Lindenmayer & Fischer (2006) propose that in ecology the term ‘connectivity’ is an amalgam of three concepts: (1) habitat connectivity – the connectedness of patches of habitat suitable for a given individual species; (2) landscape connectivity – the human perception of physical connectedness of vegetation cover in a landscape; and (3) ecological connectivity – the connectedness of ecological processes at multiple scales. All three concepts of connectivity are relevant to landscape fluidity because each relates to patterns and processes that influence the ebb and flow of organisms. However, from a landscape fluidity perspective (in both research and management), connectivity is most relevant when considered: (1) with an emphasis on trajectories of change in a landscape; (2) from perspectives that incorporate gradients in landscapes (sensuFischer et al., 2004; Manning et al., 2004) rather than a binary (habitat/non-habitat) perception of landscapes; and (3) by adopting an organism-specific perspective in order to understand organisms’ individualistic responses, compared with a human ‘aerial’ view of landscapes (sensuManning et al., 2004).
Ecological memory and biological legacies
Ongoing change in ecosystems is influenced by some level of biological or ecological continuity at a particular location through time. Bengtsson et al. (2003) have defined two types of ‘ecological memory’– internal memory and external memory. Internal memory occurs at the site level and is manifested as ‘biological legacies’. Biological legacies are organisms or organically derived structures that remain at a site after a disturbance and facilitate restoration in the future (Franklin et al., 2000). External memory is the provision of source organisms between sites after disturbance (Bengtsson et al., 2003). The explicit consideration of ecological memory will be particularly important in an era of rapid change.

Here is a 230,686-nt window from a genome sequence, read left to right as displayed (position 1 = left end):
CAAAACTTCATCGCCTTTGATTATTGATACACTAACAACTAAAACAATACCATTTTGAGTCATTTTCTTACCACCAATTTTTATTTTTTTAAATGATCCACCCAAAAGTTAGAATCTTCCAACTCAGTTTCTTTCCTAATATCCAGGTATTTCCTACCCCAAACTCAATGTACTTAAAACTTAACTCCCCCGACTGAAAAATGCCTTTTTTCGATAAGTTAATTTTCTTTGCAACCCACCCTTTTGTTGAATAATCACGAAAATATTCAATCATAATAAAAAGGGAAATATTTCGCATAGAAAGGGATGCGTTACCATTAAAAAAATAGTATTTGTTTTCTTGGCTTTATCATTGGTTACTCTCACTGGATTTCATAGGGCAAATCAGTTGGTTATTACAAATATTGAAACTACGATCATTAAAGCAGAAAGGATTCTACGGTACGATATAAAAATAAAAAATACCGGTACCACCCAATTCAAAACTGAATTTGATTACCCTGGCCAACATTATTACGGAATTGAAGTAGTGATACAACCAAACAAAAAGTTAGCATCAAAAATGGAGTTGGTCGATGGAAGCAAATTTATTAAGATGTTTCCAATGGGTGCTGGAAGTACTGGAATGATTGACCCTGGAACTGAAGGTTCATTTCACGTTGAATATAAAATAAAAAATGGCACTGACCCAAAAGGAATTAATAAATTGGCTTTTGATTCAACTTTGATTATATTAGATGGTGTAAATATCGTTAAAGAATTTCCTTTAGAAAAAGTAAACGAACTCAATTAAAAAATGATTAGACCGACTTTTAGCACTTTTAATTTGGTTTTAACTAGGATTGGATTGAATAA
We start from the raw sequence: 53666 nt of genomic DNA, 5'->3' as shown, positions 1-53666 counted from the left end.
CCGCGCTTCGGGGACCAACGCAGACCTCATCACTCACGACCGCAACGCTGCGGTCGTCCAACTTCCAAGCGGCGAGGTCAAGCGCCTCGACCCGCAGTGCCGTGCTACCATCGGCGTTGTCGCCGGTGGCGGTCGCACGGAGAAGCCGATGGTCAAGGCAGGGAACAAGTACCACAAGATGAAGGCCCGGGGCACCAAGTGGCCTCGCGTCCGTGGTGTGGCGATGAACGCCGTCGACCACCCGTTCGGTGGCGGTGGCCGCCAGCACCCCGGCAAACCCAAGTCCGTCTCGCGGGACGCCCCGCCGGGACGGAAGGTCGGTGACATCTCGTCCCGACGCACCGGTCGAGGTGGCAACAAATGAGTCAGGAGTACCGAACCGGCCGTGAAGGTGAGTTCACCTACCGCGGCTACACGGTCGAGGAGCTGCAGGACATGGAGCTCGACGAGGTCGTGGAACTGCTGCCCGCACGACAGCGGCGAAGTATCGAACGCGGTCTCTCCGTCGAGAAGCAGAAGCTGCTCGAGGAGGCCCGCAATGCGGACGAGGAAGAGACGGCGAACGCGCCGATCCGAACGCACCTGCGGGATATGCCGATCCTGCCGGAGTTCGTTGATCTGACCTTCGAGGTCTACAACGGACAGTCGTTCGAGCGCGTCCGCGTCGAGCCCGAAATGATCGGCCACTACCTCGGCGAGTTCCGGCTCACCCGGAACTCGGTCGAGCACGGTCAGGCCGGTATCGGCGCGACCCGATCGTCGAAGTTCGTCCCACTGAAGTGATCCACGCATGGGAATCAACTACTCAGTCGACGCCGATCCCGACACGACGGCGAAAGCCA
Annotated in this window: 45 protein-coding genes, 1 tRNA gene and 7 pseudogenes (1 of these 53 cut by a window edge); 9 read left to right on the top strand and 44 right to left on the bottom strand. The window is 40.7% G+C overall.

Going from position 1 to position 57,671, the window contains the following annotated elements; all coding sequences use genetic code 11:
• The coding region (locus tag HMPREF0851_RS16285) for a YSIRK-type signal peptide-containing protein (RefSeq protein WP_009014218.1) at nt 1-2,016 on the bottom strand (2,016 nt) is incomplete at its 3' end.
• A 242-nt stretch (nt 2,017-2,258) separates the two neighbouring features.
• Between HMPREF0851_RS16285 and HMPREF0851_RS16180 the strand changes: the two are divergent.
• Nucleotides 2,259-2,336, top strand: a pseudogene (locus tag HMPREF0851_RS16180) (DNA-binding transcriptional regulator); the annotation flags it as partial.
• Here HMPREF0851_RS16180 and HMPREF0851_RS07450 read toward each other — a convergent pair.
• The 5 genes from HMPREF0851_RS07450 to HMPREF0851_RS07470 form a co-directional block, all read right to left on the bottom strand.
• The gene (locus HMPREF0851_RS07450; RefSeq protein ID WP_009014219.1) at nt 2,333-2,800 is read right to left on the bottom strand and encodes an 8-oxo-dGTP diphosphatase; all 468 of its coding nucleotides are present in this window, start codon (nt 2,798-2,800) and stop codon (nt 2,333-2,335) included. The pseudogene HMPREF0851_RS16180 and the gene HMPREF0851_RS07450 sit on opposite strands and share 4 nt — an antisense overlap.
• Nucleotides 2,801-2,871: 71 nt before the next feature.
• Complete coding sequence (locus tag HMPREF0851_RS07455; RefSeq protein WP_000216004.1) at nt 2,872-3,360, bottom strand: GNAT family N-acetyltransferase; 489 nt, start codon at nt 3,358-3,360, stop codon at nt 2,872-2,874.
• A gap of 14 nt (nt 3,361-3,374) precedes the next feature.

Organisms are expected to respond individualistically to global change, and existing ecological communities are likely to disassemble and reassemble in new ways (Peters, 1990). Invasion by new species, coupled with the extinction or changes in relative abundance of others, will result in ‘novel ecosystems’ that have not existed in the past (Hobbs et al., 2006). These ecosystems will often include what may be conventionally considered to be ‘introduced’ species. But if such systems provide certain valued functions should we be concerned about the status of a species as ‘introduced’? When do we accept an introduction as irreversible? Novel ecosystems pose an interesting philosophical challenge to ecologists, land managers and society alike because they confront the still widely held preservationist ethic in conservation.
Dynamic reserves and the integration of conservation and production
Only 11.5% of Earth’s land mass is formally protected (Rodrigues et al., 2004), and only 5.1% of this is designated explicitly for biodiversity protection (Hoekstra et al., 2005). It is now widely agreed that existing reserve networks by themselves will be insufficient to protect global biodiversity. Climate change, and the dynamic response of landscapes to it, are particular challenges for national legislative frameworks that currently focus on static conservation reservations for particular habitat types or the presence of particular species (Harris et al., 2006). How do we create legislation that accommodates the dynamics of changing landscapes? Does an area need to be ‘locked up’ for conservation indefinitely, or can desired management outcomes be achieved by creating temporary reserves, or by integrating conservation and production? In the context of a landscape fluidity, ‘dynamic reserves’ present an innovative management technique (see Bengtsson et al., 2003). Traditional conservation thinking tends to separate conservation and human land uses, whereas dynamic reserves and integrated land use acknowledge the limitations of taking a binary approach to conservation.
Adaptive capacity and ecological resilience
Ecological resilience is ‘measured by the magnitude of disturbance that can be absorbed before the system is restructured with different controlling variables and processes’ (Gunderson et al., 2002, p. 4). Not all landscapes are equal in their ability to absorb disturbances and adapt through time. Some will change gradually as global change progresses, whereas others will undergo relatively sudden regime shifts as they cross dynamic thresholds. Some regime shifts may not be desirable, e.g. when an agriculturally productive landscape turns saline. While desirability is a value judgement made by society, the possibility of regime shifts that are deemed undesirable can be reduced at least partly by understanding resilience-related concepts and by managing landscapes for diversity and redundancy (Walker & Salt, 2006).